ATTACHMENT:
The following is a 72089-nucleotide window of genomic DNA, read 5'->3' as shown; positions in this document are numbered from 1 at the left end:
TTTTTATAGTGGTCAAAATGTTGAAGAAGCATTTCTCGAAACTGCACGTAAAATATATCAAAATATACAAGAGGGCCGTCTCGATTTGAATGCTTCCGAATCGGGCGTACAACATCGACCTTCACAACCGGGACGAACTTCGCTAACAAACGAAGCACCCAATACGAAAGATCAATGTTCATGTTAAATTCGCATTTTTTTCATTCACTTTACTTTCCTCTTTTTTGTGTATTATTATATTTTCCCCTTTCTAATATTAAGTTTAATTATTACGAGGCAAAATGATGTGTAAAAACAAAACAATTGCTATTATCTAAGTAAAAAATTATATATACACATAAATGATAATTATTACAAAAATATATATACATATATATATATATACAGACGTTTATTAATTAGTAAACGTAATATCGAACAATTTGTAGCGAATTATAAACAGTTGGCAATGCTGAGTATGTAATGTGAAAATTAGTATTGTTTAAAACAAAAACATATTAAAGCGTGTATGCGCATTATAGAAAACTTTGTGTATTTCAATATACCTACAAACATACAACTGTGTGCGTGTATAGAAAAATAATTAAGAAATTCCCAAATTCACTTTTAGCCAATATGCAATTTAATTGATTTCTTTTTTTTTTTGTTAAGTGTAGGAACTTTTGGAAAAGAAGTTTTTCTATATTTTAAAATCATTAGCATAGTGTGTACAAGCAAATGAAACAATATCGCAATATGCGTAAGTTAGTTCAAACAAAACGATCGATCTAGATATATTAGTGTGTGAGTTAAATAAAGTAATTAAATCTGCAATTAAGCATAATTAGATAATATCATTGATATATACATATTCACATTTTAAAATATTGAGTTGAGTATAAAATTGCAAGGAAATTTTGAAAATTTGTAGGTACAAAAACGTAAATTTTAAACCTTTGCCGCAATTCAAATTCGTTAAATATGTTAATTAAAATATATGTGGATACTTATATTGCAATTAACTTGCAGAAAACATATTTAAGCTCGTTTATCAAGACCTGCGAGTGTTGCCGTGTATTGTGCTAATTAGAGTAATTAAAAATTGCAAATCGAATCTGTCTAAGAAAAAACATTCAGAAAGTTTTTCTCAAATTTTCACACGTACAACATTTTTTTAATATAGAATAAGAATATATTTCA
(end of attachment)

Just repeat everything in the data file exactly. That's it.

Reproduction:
The following is a 72089-nucleotide window of genomic DNA, read 5'->3' as shown; positions in this document are numbered from 1 at the left end:
TTTTTATAGTGGTCAAAATGTTGAAGAAGCATTTCTCGAAACTGCACGTAAAATATATCAAAATATACAAGAGGGCCGTCTCGATTTGAATGCTTCCGAATCGGGCGTACAACATCGACCTTCACAACCGGGACGAACTTCGCTAACAAACGAAGCACCCAATACGAAAGATCAATGTTCATGTTAAATTCGCATTTTTTTCATTCACTTTACTTTCCTCTTTTTTGTGTATTATTATATTTTCCCCTTTCTAATATTAAGTTTAATTATTACGAGGCAAAATGATGTGTAAAAACAAAACAATTGCTATTATCTAAGTAAAAAATTATATATACACATAAATGATAATTATTACAAAAATATATATACATATATATATATATACAGACGTTTATTAATTAGTAAACGTAATATCGAACAATTTGTAGCGAATTATAAACAGTTGGCAATGCTGAGTATGTAATGTGAAAATTAGTATTGTTTAAAACAAAAACATATTAAAGCGTGTATGCGCATTATAGAAAACTTTGTGTATTTCAATATACCTACAAACATACAACTGTGTGCGTGTATAGAAAAATAATTAAGAAATTCCCAAATTCACTTTTAGCCAATATGCAATTTAATTGATTTCTTTTTTTTTTTGTTAAGTGTAGGAACTTTTGGAAAAGAAGTTTTTCTATATTTTAAAATCATTAGCATAGTGTGTACAAGCAAATGAAACAATATCGCAATATGCGTAAGTTAGTTCAAACAAAACGATCGATCTAGATATATTAGTGTGTGAGTTAAATAAAGTAATTAAATCTGCAATTAAGCATAATTAGATAATATCATTGATATATACATATTCACATTTTAAAATATTGAGTTGAGTATAAAATTGCAAGGAAATTTTGAAAATTTGTAGGTACAAAAACGTAAATTTTAAACCTTTGCCGCAATTCAAATTCGTTAAATATGTTAATTAAAATATATGTGGATACTTATATTGCAATTAACTTGCAGAAAACATATTTAAGCTCGTTTATCAAGACCTGCGAGTGTTGCCGTGTATTGTGCTAATTAGAGTAATTAAAAATTGCAAATCGAATCTGTCTAAGAAAAAACATTCAGAAAGTTTTTCTCAAATTTTCACACGTACAACATTTTTTTAATATAGAATAAGAATATATTTCA